EGU21-6108, updated on 04 Mar 2021
EGU General Assembly 2021
© Author(s) 2021. This work is distributed under
the Creative Commons Attribution 4.0 License.

A unified framework for computational microstructure-based snow mechanics

Lars Blatny1, Henning Löwe2, Stephanie Wang3, and Johan Gaume1,2
Lars Blatny et al.
  • 1Snow and Avalanche Simulation Laboratory (SLAB), Swiss Federal Institute of Technology (EPFL), Lausanne, Switzerland
  • 2WSL Institute for Snow and Avalanche Research SLF, Davos Dorf, Switzerland
  • 3Department of Computer Science and Engineering, University of California, San Diego, USA

The effective mechanical behavior of snow can be deduced from microstructural homogenization through numerical simulations. Although such numerical upscaling of elasticity and strength of snow microstructures is standard (using FEM), numerical schemes to study generic features of the transition from small to large strain situations that involve yielding and failure are scarce. This prevents the development of accurate homogenized constitutive models valid for the post-failure and large deformation regimes. It has been shown that treating this transition is feasible using DEM under the assumption of particulate microstructures. However, this requires snow microstructures to be segmented into a granular collection of (usually spherical) cohesive elements. Here, we suggest generating random porous microstructures by level-cutting Gaussian random fields and using the material point method to numerically simulate them under mechanical loading. This allows investigating both small and large deformation characteristics of irregular porous media, such as snow, where a segmentation into grains and bonds can be ambiguous. We demonstrate our approach by examining elasticity and failure as a function of a wide range of solid volume fractions, from 20% (low-density snow) to 80% (high-density firn), as the most important control on the mechanical behavior. Observing that onset of failure can be well described through the second order work, we show that the failure strength follows a power law similar to that of the elastic moduli. Moreover, we propose that the failure envelope can be approximated by a porosity-dependent quadratic curve in the space of the two first stress invariants. Furthermore, we observe that plastic deformation appears to be governed by an associative plastic flow rule. Finally, these results combined with a viscoplastic Perzyna model and a sintering (hardening) model should allow us to develop a universal homogenized snow constitutive model.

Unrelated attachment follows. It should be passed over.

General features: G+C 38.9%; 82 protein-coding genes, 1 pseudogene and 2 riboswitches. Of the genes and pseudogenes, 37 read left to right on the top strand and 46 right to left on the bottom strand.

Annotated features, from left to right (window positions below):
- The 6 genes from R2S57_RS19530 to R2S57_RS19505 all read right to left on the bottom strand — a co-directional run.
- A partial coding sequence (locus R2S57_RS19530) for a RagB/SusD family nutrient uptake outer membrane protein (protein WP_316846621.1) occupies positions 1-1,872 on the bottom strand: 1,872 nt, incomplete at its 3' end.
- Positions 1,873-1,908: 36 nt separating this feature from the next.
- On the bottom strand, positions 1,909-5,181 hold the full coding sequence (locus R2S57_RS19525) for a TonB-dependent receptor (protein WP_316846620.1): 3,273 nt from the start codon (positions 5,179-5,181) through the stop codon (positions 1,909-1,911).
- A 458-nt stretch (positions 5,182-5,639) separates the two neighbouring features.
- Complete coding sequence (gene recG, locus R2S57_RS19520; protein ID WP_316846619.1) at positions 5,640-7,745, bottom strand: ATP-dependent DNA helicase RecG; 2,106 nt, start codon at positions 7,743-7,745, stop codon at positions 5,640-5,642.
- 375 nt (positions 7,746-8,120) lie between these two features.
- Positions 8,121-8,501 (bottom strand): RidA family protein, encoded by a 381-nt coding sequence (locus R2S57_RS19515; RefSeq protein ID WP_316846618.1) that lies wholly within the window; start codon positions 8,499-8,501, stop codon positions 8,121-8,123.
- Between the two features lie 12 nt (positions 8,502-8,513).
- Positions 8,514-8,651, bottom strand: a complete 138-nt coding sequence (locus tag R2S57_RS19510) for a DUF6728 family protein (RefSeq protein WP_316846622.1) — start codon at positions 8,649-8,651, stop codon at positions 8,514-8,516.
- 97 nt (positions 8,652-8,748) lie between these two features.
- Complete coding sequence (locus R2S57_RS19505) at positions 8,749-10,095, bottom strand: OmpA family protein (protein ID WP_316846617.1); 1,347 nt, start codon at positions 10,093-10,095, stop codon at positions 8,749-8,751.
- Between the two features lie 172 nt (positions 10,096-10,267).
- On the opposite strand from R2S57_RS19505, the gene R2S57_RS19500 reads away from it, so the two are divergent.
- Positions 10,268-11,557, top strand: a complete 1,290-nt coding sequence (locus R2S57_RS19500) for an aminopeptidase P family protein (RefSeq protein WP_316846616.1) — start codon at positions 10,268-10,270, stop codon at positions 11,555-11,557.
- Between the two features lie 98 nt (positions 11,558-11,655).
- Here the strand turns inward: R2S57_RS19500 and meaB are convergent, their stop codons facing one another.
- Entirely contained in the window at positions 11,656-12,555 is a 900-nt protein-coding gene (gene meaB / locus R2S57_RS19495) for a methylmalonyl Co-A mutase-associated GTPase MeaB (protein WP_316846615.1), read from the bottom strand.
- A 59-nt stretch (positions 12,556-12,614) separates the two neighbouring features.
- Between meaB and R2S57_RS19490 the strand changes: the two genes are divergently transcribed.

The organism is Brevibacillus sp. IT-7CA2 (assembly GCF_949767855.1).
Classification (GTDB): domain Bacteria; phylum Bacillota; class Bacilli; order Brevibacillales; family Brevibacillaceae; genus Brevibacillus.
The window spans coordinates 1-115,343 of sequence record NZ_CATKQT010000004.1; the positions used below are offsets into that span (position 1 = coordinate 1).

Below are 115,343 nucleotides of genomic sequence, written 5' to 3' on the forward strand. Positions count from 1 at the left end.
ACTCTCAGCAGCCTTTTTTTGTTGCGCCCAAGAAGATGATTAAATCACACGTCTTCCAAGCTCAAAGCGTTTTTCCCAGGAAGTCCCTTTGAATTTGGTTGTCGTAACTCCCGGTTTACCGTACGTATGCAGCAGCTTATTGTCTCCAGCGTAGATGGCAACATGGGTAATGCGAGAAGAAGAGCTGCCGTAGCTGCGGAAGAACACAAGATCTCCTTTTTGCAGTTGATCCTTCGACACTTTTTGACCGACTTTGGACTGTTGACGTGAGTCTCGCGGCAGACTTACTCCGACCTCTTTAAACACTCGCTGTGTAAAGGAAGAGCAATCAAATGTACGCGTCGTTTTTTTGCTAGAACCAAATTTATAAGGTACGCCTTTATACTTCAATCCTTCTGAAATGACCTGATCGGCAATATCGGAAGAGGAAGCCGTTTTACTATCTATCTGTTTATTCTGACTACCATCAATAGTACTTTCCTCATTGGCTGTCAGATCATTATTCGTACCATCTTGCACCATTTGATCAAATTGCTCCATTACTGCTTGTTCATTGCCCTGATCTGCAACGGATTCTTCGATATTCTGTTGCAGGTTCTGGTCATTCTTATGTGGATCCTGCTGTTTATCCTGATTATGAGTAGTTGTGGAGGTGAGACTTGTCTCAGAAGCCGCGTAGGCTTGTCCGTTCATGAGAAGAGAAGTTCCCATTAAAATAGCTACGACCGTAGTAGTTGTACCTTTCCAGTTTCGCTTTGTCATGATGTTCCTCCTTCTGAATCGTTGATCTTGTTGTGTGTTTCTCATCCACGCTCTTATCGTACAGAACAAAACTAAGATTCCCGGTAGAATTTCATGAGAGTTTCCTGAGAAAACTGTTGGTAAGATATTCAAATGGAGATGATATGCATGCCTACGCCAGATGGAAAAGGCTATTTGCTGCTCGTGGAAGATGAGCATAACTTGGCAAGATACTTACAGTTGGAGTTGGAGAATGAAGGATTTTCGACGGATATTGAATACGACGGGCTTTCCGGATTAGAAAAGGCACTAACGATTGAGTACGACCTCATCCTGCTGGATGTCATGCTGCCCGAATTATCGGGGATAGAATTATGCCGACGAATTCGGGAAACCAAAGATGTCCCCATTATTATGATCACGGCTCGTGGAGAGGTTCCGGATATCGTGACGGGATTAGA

How to cite: Blatny, L., Löwe, H., Wang, S., and Gaume, J.: A unified framework for computational microstructure-based snow mechanics, EGU General Assembly 2021, online, 19–30 Apr 2021, EGU21-6108,, 2021.

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